Jim’s got have the most fragile ego ever if he can’t bear to allow a single criticism of his posts to appear on his blog. This really is starting to just get hilarious.

    Wednesday, February 17, 2010 at 1:58 pm | Permalink
  27. Brad A. wrote:

    Check out his update: entirely devoid of theological engagement with the arguments presented to him. Crass, largely nonsensical, and irrelevant to the discussion.

    Comparing the practice of Lent with the Easter Bunny? Come on…

    Wednesday, February 17, 2010 at 2:02 pm | Permalink
  28. roger flyer wrote:

    What’s wrong with NT Wright?

    And I thought there was a ban (from Hauerwas?) on qualitative descriptions (Best, better, good) of theologians?

    Wednesday, February 17, 2010 at 2:47 pm | Permalink
  29. joel hunter wrote:

    It’s always funny when a baptist gets all up in non-baptists’ faces with “Blargh! Strict Regulative Principle! Outrage!” But then the RP police pay ‘em a visit and it’s all like “Oh, that U.S. flag is totally required by local ordinance” and “not observe mother’s day lol11!!1 what you want the deacons to fire me??”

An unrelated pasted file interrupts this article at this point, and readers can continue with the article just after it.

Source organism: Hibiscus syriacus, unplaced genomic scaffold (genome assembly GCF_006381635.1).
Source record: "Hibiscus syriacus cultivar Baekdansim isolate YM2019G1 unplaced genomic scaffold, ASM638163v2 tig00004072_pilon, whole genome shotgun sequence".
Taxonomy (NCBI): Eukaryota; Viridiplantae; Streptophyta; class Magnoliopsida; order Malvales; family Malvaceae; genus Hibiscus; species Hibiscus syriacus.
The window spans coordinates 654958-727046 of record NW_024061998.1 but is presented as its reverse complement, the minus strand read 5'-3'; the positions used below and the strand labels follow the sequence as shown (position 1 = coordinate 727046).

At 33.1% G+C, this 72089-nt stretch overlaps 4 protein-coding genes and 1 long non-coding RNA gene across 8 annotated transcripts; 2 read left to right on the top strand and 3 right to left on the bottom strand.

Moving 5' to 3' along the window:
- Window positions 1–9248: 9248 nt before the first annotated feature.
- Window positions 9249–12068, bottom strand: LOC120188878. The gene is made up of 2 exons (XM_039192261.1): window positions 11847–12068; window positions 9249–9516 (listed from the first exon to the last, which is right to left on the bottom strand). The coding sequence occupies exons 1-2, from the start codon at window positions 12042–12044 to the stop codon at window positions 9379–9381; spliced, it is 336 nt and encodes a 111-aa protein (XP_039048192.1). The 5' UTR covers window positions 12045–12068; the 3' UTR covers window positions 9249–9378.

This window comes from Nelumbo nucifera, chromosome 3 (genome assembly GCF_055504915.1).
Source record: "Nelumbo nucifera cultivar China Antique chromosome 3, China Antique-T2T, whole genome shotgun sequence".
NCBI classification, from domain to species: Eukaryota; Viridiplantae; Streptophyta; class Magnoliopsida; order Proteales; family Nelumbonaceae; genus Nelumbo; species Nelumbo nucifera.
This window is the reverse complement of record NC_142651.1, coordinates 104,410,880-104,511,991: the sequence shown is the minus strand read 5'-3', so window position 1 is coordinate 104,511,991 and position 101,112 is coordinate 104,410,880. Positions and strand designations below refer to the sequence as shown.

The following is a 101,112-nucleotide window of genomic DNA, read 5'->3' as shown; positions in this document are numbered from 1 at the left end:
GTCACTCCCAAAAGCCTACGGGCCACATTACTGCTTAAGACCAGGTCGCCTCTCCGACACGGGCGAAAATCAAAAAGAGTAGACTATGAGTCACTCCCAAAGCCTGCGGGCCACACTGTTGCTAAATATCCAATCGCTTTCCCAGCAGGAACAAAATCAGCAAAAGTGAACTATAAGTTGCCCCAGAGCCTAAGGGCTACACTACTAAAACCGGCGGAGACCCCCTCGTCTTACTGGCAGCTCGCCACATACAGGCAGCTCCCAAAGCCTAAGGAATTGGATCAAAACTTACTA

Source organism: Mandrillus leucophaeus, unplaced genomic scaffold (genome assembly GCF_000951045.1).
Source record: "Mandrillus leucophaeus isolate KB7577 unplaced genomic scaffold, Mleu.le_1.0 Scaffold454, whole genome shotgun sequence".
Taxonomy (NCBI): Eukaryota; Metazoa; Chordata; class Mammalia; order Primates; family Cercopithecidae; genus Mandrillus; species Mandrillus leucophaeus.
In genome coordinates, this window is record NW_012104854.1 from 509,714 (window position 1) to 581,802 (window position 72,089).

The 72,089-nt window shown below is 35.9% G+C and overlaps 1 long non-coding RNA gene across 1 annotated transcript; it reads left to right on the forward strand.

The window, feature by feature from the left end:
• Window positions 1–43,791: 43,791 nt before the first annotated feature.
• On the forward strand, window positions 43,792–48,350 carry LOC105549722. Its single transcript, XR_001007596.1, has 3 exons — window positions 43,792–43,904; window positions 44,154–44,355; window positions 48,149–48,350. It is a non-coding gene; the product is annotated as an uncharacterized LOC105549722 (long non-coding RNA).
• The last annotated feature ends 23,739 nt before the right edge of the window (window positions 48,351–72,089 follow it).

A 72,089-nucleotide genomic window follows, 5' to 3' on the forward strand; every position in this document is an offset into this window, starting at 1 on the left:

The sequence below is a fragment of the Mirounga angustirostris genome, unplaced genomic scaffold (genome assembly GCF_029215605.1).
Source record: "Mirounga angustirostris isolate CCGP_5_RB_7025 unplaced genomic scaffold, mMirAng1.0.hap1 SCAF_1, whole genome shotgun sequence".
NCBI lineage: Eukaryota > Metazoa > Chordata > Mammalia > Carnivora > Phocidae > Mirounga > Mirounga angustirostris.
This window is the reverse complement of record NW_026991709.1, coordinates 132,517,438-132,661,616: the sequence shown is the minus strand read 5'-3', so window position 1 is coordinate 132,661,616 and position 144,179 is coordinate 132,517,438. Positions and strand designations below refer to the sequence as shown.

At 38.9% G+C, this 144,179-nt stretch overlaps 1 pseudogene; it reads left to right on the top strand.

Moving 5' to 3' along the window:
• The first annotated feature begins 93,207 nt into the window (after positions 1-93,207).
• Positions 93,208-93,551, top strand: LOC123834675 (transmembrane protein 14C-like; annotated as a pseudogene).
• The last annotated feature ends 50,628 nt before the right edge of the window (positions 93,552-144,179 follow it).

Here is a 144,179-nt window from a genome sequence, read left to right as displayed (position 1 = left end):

Practicing Lent makes you snooty and self-important. Uh-huh, and your irony meter is made by Toyota.

    Wednesday, February 17, 2010 at 3:35 pm | Permalink
  30. Danny wrote:

    Who is going to benefit from the title of this post?

    Wednesday, February 17, 2010 at 4:16 pm | Permalink
  31. roger flyer wrote:

    Wait a sec. All the Wild wild West said is “I don’t like Lent.”

    He’s a blogger, not a ‘real’ theologian, right?

    If I posted something like that on my blog and got this kind of reaction, I’d be happy-It might scratch my itch…

    Wednesday, February 17, 2010 at 4:16 pm | Permalink
  32. Hill wrote:

    SICK BURN.

    Wednesday, February 17, 2010 at 4:30 pm | Permalink
  33. Ichabody Peabody wrote:

    Reading Jim West’s blog is a “guilty pleasure”, that’s for sure. I always feel a bit dirty afterwards.

    Wednesday, February 17, 2010 at 5:04 pm | Permalink
  34. i was trying to give up hating baptists for lent. thanks a lot.

    Wednesday, February 17, 2010 at 8:06 pm | Permalink
  35. Huh. Maybe then the good doctor really is brilliantly subversive. Somehow I doubt it.